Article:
Bits and bobs

I’d heard of ”La Dame aux Camelias” but didn’t know before that it was originally a novel by Dumas first published in 1848.  According to Wiki, La Dame aux Camélias is a semi-autobiographical novel based on the author’s brief love affair with a courtesan, Marie Duplessis. The camellia comes from her habit of wearing a red camellia when menstruating (and a white otherwise).

And after reading an, in my opinion, a not so successful “follow up” to Thomas Hardy’s Far from the Madding Crowd, I wonder why Hardy chose the name Bathsheba for the main female character. In the Bible, Bathsheba had an affair with King David and became pregnant by him. Her soldier husband refuses to accept the baby as his and the king has him slain in battle. While a soldier, Sergeant Troy, gets murdered by another of Bathsheba’s suitors, I can’t work out how Hardy was thinking when he chose the name.

Otherwise, I have again understood the difference between the often confused English words for the Swedish spice words Spiskummin and kummin. Spiskummin is cumin in English and Kummin is carroway. Hopefully, I shall remember it this time!

And a linguistic term “substrate”. According to Lund Language Diversity Forum Blog, a language substrate “is a language that seems to have influenced another language that was somehow more dominant at the time of contact”. An example is the Old Irish word “adarc” meaning horn, which closely resembles the Basque “adar” horn, while the words in  other Indo-European languages are vastly different (English, horn, Latin, cornu etc.).

I’ve wondered about “paragon” which derives from the Old Italian word “paragone”, meaning touchstone, ultimately from Greek parakonan (from para, alongside of and akone meaning whetstone). I hadn’t consciously noted before the range of meanings of the prefix “para”,  which at least in Latin means to protect from (from parare, to ward off). Not sure whether it has that meaning in Greek as well.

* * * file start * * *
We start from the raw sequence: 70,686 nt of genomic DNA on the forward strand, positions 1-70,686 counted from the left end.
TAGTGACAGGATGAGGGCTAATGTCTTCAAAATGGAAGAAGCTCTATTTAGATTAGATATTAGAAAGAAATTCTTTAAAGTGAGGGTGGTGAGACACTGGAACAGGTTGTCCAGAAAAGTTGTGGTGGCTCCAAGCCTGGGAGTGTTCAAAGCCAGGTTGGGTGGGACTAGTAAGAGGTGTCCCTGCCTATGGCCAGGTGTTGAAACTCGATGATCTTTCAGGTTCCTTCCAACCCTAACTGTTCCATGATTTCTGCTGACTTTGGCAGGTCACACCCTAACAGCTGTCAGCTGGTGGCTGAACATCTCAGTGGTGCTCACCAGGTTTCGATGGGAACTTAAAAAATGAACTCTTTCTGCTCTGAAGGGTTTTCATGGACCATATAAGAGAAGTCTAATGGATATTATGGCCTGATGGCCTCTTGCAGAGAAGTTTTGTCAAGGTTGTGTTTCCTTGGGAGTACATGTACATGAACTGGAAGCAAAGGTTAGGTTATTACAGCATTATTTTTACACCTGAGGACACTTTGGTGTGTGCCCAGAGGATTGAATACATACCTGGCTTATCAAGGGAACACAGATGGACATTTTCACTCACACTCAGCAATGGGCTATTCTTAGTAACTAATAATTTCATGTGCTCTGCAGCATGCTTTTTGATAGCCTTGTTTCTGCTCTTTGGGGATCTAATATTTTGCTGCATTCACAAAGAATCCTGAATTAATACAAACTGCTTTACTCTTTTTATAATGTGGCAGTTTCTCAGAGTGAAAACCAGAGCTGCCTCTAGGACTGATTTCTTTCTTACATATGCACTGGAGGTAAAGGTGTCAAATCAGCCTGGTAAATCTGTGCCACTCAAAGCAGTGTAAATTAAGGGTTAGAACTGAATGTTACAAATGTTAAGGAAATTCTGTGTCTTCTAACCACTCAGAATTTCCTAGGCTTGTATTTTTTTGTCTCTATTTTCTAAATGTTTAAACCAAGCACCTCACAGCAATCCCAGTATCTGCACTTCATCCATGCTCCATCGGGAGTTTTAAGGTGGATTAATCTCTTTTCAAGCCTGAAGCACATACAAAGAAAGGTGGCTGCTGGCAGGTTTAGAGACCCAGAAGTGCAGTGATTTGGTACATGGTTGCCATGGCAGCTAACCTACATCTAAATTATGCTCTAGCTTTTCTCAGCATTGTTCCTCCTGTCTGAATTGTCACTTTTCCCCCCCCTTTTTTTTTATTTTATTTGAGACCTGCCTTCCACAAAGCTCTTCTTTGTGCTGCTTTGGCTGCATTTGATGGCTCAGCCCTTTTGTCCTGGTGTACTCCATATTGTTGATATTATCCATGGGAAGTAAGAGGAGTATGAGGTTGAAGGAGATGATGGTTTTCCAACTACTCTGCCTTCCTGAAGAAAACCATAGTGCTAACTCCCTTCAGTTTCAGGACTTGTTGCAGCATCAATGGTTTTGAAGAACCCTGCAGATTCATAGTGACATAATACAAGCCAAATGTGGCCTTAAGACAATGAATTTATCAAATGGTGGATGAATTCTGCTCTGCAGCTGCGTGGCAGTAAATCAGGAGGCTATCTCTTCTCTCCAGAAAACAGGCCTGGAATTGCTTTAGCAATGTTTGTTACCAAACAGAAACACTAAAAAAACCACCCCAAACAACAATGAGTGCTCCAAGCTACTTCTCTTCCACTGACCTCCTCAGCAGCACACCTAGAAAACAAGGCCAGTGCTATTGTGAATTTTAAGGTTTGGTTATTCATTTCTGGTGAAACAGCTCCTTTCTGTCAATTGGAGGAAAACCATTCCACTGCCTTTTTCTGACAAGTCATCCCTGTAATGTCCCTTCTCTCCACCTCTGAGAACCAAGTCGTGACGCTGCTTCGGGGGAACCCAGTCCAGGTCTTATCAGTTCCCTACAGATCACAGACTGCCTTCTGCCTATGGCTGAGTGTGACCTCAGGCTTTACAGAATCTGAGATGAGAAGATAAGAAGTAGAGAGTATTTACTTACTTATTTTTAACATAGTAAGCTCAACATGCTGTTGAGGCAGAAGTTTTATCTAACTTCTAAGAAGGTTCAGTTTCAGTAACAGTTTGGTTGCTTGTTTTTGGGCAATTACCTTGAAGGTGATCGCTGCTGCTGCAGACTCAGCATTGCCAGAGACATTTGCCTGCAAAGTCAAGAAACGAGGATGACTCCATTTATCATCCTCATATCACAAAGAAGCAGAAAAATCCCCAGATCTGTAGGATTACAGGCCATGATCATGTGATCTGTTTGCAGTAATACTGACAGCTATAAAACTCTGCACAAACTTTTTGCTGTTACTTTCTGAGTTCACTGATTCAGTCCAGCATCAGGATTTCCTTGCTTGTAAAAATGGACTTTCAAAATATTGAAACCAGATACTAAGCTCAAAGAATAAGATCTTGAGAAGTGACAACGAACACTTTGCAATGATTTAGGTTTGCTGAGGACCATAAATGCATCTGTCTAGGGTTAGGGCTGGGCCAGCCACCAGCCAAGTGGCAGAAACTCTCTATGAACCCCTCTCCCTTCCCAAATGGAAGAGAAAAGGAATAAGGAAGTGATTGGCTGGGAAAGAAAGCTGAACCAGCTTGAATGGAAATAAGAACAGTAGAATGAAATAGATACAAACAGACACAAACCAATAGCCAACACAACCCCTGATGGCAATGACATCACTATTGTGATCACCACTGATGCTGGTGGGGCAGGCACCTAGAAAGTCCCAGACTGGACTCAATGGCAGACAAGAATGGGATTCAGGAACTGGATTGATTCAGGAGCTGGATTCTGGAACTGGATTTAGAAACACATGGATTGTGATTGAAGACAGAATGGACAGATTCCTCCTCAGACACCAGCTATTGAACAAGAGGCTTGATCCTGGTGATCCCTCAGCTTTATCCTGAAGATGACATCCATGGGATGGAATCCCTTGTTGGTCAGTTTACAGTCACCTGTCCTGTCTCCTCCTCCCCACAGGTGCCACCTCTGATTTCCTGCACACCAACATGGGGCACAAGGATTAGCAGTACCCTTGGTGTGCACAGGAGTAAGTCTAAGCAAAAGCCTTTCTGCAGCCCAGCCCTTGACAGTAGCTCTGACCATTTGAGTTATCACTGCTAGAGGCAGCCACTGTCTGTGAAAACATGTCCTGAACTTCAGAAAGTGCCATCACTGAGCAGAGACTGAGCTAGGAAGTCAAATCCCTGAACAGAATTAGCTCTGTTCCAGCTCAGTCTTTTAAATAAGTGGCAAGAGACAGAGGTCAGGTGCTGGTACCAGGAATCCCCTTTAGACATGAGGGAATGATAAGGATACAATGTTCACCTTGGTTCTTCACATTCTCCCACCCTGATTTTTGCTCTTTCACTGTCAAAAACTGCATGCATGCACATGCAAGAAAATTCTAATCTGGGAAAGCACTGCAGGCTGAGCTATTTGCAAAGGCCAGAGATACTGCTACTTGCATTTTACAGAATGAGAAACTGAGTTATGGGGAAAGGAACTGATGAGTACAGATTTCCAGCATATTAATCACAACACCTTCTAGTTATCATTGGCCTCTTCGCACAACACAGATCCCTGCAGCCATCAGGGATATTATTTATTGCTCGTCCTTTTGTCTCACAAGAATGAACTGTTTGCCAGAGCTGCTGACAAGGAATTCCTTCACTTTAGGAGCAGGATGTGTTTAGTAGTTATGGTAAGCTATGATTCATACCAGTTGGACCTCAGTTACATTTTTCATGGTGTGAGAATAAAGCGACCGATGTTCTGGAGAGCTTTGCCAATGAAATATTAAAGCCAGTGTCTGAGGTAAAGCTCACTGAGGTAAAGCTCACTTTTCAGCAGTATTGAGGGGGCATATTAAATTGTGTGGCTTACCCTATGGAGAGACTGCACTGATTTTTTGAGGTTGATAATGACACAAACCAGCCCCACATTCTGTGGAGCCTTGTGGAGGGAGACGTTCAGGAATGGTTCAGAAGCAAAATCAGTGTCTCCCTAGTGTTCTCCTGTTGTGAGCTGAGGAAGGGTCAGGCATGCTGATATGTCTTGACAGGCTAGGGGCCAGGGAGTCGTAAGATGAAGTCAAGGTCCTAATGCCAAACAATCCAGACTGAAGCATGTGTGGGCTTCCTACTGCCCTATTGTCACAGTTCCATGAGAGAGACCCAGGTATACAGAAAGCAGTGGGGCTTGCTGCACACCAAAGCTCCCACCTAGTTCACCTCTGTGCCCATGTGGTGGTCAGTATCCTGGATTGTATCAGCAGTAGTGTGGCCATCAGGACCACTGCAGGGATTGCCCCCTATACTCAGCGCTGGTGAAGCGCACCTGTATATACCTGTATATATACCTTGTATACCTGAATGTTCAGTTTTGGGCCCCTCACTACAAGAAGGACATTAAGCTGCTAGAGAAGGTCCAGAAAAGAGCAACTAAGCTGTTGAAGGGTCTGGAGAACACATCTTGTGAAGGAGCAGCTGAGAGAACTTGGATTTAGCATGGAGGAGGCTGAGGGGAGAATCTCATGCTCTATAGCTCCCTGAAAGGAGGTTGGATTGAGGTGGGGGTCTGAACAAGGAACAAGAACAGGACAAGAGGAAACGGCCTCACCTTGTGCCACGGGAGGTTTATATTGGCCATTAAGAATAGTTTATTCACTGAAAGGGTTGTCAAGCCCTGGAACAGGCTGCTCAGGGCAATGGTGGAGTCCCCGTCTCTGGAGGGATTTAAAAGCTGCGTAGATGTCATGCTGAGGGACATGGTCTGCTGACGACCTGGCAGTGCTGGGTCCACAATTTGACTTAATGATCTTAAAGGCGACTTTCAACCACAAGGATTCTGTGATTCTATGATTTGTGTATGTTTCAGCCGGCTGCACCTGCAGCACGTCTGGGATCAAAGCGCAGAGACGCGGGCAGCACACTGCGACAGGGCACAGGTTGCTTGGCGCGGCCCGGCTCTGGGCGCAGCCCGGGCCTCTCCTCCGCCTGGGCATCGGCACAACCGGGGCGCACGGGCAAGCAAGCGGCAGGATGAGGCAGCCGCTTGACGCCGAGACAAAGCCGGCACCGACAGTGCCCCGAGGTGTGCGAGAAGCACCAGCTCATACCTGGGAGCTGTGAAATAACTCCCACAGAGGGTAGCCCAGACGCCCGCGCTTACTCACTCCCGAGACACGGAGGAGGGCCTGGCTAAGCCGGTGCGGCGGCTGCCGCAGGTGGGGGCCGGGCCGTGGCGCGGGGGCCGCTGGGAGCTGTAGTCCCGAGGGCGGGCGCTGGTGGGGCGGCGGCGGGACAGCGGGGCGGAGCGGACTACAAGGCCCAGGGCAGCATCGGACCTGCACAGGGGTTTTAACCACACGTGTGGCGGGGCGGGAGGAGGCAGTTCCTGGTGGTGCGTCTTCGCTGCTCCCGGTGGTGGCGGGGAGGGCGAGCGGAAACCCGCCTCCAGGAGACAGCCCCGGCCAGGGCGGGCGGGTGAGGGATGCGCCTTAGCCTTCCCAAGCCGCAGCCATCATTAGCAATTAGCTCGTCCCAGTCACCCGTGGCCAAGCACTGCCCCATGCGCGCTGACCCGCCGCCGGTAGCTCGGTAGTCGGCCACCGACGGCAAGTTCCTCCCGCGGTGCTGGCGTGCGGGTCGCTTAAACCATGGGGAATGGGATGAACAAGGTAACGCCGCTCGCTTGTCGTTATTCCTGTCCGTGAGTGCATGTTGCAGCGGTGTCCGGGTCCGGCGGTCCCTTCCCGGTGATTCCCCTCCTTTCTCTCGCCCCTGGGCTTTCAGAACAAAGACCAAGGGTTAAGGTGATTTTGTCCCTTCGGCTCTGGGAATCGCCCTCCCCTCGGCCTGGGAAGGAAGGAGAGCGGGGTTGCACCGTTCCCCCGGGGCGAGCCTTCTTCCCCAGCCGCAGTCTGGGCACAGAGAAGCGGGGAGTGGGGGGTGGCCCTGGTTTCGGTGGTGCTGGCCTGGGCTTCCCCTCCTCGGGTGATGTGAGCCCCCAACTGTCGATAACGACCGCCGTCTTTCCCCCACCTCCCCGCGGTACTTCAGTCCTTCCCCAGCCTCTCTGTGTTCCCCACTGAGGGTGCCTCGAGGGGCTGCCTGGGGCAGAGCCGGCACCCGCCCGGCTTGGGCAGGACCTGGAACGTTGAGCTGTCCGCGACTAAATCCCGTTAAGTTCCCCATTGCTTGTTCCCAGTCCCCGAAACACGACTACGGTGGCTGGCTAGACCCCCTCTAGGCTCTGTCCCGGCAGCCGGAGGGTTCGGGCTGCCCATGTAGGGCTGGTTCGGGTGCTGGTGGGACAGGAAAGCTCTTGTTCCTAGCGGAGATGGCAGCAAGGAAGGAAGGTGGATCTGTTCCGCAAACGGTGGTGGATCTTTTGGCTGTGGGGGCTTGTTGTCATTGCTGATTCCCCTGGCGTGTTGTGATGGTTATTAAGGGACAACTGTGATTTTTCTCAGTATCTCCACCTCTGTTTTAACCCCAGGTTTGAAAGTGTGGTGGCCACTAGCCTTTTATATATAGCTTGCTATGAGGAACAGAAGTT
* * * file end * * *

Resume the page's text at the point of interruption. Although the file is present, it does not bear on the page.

And about “flabbergasted”, the etymology of which is uncertain but (according to Wiktionary) may come from a Suffolk dialect word from flabby or flap (to strike) + aghast or possibly from Scottish where apparently flabrigast means to boast.

Then there was “grifter” slang for a non-violent criminal, like a confidence trickster and “swathe” with its roots in Old English words meaning track or trace and cognate with German Schwade. And “deliquescent” which feels familiar although I can’t think why unless it is some distant memory from O level chemistry that’s been lurking around in a cerebral nook (or possibly cranny). It refers to a substance that absorbs liquid from the air, eventually becoming liquid itself.

Finally “anabasis” which apparently, as well as being an autobiographical (historical? ) work by Xenophon also means moving inland away from the sea (perhaps in a military context). This word from a novel by Linklater, which is partly set in the Faroes (although it wasn’t the description of the Faroes during the British occupation that I hoped for, when I relieved the secondhand bookseller of this relic from the 1950s). I doubt that “anabasis” is going to become part of my active vocabulary. Let’s walk away from the sea to get out of the wind feels simpler than can we anabase.

This little collection a result of a struggle on my part to bring some order into my collection of notebooks so that I record new words or words I am thinking about in one place and not scribbled on the nondescript.

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